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Tesla Bill Dies Again

HARTFORD, CT — Another General Assembly session has come and gone and Connecticut consumers will still have to travel to Massachusetts or New York to purchase vehicles manufactured by Tesla.

That’s because legislation allowing Tesla to sell cars directly to consumers was never raised for debate. It made it through the Transportation and Finance, Revenue, and Bonding Committees, but was never called for a vote in either chamber.

It’s the third year in a row that Tesla legislation has failed to get through the General Assembly.

“It’s such a complicated issue,” House Speaker Joe Aresimowicz, D-Berlin, said Wednesday.

Aresimowicz said he was reluctant to say that it was the objections of the state’s car dealers, who are subject to the regulations under the state’s motor vehicle franchise system, that killed the Tesla bill.

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Dealerships Matter

Tesla wants to undercut investments in Connecticut that 270 franchised auto retailers have made in our communities, by changing state law to carve out an exemption for Tesla — a single company. This legislation is not necessary. Tesla could sell its vehicles at dealerships across Connecticut today, but it chooses not to and wants special treatment.

The new car dealerships throughout Connecticut offer good, high-paying jobs to more than 14,000 employees. Auto retailers have shown consistent job growth over the last five years, adding more than 2,300 jobs since 2012. Beyond the number of career opportunities, dealers offer competitive salaries, benefits and job training. The direct-sales model Tesla is requesting will allow outsourcing of many jobs. If this bill passes, 10 percent of employees at dealerships could lose their jobs.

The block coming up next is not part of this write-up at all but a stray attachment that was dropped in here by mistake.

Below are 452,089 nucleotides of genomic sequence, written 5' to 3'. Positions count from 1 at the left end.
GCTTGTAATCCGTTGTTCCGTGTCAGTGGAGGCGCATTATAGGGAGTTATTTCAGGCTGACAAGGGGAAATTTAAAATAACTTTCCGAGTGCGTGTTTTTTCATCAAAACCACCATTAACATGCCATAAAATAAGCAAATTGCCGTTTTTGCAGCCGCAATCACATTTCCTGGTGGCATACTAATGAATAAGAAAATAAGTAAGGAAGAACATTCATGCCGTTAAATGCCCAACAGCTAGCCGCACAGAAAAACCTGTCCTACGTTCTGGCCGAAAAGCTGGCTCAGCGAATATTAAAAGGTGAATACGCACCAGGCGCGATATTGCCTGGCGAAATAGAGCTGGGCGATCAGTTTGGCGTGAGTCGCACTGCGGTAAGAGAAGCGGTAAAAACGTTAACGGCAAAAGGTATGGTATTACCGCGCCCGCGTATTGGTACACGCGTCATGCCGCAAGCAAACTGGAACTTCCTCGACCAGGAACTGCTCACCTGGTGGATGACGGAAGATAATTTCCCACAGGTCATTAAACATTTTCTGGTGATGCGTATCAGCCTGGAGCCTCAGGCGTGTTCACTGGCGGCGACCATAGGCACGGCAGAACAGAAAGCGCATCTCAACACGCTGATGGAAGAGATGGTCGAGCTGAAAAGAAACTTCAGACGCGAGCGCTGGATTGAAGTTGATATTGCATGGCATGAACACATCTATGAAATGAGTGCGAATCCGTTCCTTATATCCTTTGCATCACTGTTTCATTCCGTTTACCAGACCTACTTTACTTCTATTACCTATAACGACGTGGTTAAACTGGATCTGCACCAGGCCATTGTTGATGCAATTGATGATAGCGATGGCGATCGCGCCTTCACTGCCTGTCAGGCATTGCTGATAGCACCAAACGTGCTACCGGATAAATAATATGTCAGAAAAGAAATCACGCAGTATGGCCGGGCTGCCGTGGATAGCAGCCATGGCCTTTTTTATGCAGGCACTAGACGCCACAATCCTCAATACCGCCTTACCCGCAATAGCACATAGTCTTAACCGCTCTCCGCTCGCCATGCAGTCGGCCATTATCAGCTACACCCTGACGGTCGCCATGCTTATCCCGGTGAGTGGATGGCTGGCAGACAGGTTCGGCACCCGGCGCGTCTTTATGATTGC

Tesla claims franchised dealers are unwilling to sell electric vehicles and that Connecticut continues to lose sales tax revenue on vehicles purchased out of state. Sales and use tax is collected on all vehicles when registered in Connecticut. Connecticut dealerships had a 2016 payroll of $814 million and $10.3 billion in total sales — 18 percent of Connecticut’s retail sales — and paid $293 million in income taxes. Connecticut dealerships sold more EVs in 2016 than ever before, 92 percent of all EVs last year.

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Auto Dealers Fighting Tesla Pitch to Sell Cars Directly to Customers

The long-running fight in the General Assembly between luxury upstart Tesla and the state's auto dealerships is back again, with the electric carmaker saying Connecticut is closing the door to innovation and new technology. 

But the state's auto dealerships — which employ 14,000 people and account for $11.4 billion in sales from Connecticut's auto showrooms — say Tesla is welcome to open an auto dealership if it wants to compete. They argue that Tesla's business model of selling directly to consumers would kill jobs and weaken consumer protections.

Lawmakers are considering legislation that would allow a car manufacturer, in this case, Tesla Inc., to sell directly to consumers and circumvent dealers. The measure, which has failed in the past, was approved this year by two legislative committees, though has not yet been voted on by the House or Senate.

Chip Gengras, president of Gengras dealerships in East Hartford, Meriden and West Springfield, Mass., downplayed Tesla's reputation for innovation. Lawmakers backing the carmaker see it as "shiny and new and they don't understand it," he said.

Tesla's supporters say the state's efforts to promote startup companies, spur business expansion and otherwise rev Connecticut's slow-growth economy are being undermined by politics and protectionist rules. Under state law carmakers generally, may not be issued a dealer's license.

"The state should be encouraging innovation instead of putting roadblocks in the way," said Avi Kaner, a Westport selectman who recently participated in a local Tesla presentation.

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Auto Dealers Cite Tesla Cheating Report, To Stop Exemption Bill

Hartford: The battle between The Connecticut Automotive Retailers Association and Tesla is being waged on a new front.

Tesla with the support of legislators from both the Republican and Democratic parties is seeking the right to sell cars direct to the public.

Tesla currently operates showrooms in Greenwich and Milford and has “supercharging” stations in West Hartford and Darien.

Currently in Connecticut and several other states, auto manufacturers must utilize dealers to sell their cars. The dealers argue this has created significant competition and service advantages for consumers and that if sales were allowed directly by the manufacturer, competition, prices and services would suffer.

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